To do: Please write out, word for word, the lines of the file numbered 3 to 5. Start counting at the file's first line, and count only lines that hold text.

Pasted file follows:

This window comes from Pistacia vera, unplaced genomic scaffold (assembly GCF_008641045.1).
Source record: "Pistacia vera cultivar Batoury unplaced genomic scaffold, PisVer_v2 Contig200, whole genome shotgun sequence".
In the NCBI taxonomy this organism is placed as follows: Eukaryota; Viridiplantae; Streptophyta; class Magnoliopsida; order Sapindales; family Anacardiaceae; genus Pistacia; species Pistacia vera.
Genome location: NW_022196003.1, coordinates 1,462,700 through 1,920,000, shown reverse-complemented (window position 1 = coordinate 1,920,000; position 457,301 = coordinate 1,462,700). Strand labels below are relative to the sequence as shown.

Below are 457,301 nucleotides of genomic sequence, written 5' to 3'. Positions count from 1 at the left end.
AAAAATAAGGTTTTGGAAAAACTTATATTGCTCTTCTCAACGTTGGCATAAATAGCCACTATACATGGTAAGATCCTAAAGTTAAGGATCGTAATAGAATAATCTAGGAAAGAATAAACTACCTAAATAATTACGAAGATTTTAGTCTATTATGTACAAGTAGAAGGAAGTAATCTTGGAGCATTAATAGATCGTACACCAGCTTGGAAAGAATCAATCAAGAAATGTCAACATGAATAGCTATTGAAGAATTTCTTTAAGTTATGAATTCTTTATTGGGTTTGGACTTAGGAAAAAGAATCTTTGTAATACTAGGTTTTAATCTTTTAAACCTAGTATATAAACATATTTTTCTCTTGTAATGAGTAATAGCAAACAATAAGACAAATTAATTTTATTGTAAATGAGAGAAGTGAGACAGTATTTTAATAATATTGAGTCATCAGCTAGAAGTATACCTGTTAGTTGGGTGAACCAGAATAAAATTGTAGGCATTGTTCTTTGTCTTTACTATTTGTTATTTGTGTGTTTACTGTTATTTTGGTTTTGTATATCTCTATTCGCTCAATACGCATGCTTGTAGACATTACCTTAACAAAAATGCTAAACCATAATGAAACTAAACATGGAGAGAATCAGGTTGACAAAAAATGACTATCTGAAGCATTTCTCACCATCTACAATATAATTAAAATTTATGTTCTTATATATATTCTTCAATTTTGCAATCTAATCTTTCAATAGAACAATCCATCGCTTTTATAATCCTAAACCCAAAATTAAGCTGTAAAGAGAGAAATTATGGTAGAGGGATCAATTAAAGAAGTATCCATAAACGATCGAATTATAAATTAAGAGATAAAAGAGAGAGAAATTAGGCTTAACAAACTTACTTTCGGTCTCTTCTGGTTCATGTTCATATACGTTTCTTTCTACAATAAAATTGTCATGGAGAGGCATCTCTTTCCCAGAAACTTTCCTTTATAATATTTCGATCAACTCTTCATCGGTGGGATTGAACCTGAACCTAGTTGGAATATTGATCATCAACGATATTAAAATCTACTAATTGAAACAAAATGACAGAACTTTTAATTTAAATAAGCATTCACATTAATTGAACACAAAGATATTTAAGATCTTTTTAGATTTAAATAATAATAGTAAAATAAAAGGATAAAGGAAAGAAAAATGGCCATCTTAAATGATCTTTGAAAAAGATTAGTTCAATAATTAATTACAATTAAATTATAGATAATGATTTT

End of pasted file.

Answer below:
In the NCBI taxonomy this organism is placed as follows: Eukaryota; Viridiplantae; Streptophyta; class Magnoliopsida; order Sapindales; family Anacardiaceae; genus Pistacia; species Pistacia vera.
Genome location: NW_022196003.1, coordinates 1,462,700 through 1,920,000, shown reverse-complemented (window position 1 = coordinate 1,920,000; position 457,301 = coordinate 1,462,700). Strand labels below are relative to the sequence as shown.

Below are 457,301 nucleotides of genomic sequence, written 5' to 3'. Positions count from 1 at the left end.